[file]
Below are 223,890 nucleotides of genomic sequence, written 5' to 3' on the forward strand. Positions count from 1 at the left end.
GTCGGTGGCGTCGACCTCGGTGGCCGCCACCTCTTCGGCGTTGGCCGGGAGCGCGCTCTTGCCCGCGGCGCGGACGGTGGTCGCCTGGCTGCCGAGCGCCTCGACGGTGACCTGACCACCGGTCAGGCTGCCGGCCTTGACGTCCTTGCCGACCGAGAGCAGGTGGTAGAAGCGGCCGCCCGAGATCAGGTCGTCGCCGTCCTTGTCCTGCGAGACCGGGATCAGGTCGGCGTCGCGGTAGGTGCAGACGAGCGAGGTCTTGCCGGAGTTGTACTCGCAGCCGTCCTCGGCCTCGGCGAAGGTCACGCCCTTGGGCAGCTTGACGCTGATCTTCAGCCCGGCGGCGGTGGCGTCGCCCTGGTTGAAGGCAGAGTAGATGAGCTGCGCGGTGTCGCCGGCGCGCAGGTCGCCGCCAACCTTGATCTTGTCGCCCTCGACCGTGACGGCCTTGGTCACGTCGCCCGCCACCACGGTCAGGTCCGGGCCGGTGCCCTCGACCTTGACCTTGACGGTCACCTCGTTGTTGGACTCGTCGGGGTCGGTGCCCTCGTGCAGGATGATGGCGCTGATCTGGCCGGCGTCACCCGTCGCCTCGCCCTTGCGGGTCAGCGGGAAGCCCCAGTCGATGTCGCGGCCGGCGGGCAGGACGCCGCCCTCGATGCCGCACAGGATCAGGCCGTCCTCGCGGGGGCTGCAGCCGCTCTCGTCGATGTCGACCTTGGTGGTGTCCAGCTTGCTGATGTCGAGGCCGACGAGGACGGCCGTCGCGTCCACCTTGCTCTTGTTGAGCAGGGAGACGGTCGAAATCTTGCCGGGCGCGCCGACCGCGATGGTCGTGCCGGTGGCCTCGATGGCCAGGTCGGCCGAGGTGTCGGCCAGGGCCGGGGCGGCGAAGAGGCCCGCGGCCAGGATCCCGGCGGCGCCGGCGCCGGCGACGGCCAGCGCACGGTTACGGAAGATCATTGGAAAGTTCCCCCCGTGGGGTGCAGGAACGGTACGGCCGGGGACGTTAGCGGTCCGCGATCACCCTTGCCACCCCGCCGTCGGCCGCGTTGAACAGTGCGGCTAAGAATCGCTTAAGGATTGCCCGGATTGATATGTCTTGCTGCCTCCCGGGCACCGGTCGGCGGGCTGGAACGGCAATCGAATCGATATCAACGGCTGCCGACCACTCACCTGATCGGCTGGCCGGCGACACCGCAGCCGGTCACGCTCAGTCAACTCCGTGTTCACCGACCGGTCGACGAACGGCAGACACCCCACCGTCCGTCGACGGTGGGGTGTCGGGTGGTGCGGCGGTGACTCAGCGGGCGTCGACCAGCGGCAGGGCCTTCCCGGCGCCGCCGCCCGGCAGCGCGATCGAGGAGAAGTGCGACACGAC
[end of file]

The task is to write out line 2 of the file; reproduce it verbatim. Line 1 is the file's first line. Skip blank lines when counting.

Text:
GTCGGTGGCGTCGACCTCGGTGGCCGCCACCTCTTCGGCGTTGGCCGGGAGCGCGCTCTTGCCCGCGGCGCGGACGGTGGTCGCCTGGCTGCCGAGCGCCTCGACGGTGACCTGACCACCGGTCAGGCTGCCGGCCTTGACGTCCTTGCCGACCGAGAGCAGGTGGTAGAAGCGGCCGCCCGAGATCAGGTCGTCGCCGTCCTTGTCCTGCGAGACCGGGATCAGGTCGGCGTCGCGGTAGGTGCAGACGAGCGAGGTCTTGCCGGAGTTGTACTCGCAGCCGTCCTCGGCCTCGGCGAAGGTCACGCCCTTGGGCAGCTTGACGCTGATCTTCAGCCCGGCGGCGGTGGCGTCGCCCTGGTTGAAGGCAGAGTAGATGAGCTGCGCGGTGTCGCCGGCGCGCAGGTCGCCGCCAACCTTGATCTTGTCGCCCTCGACCGTGACGGCCTTGGTCACGTCGCCCGCCACCACGGTCAGGTCCGGGCCGGTGCCCTCGACCTTGACCTTGACGGTCACCTCGTTGTTGGACTCGTCGGGGTCGGTGCCCTCGTGCAGGATGATGGCGCTGATCTGGCCGGCGTCACCCGTCGCCTCGCCCTTGCGGGTCAGCGGGAAGCCCCAGTCGATGTCGCGGCCGGCGGGCAGGACGCCGCCCTCGATGCCGCACAGGATCAGGCCGTCCTCGCGGGGGCTGCAGCCGCTCTCGTCGATGTCGACCTTGGTGGTGTCCAGCTTGCTGATGTCGAGGCCGACGAGGACGGCCGTCGCGTCCACCTTGCTCTTGTTGAGCAGGGAGACGGTCGAAATCTTGCCGGGCGCGCCGACCGCGATGGTCGTGCCGGTGGCCTCGATGGCCAGGTCGGCCGAGGTGTCGGCCAGGGCCGGGGCGGCGAAGAGGCCCGCGGCCAGGATCCCGGCGGCGCCGGCGCCGGCGACGGCCAGCGCACGGTTACGGAAGATCATTGGAAAGTTCCCCCCGTGGGGTGCAGGAACGGTACGGCCGGGGACGTTAGCGGTCCGCGATCACCCTTGCCACCCCGCCGTCGGCCGCGTTGAACAGTGCGGCTAAGAATCGCTTAAGGATTGCCCGGATTGATATGTCTTGCTGCCTCCCGGGCACCGGTCGGCGGGCTGGAACGGCAATCGAATCGATATCAACGGCTGCCGACCACTCACCTGATCGGCTGGCCGGCGACACCGCAGCCGGTCACGCTCAGTCAACTCCGTGTTCACCGACCGGTCGACGAACGGCAGACACCCCACCGTCCGTCGACGGTGGGGTGTCGGGTGGTGCGGCGGTGACTCAGCGGGCGTCGACCAGCGGCAGGGCCTTCCCGGCGCCGCCGCCCGGCAGCGCGATCGAGGAGAAGTGCGACACGAC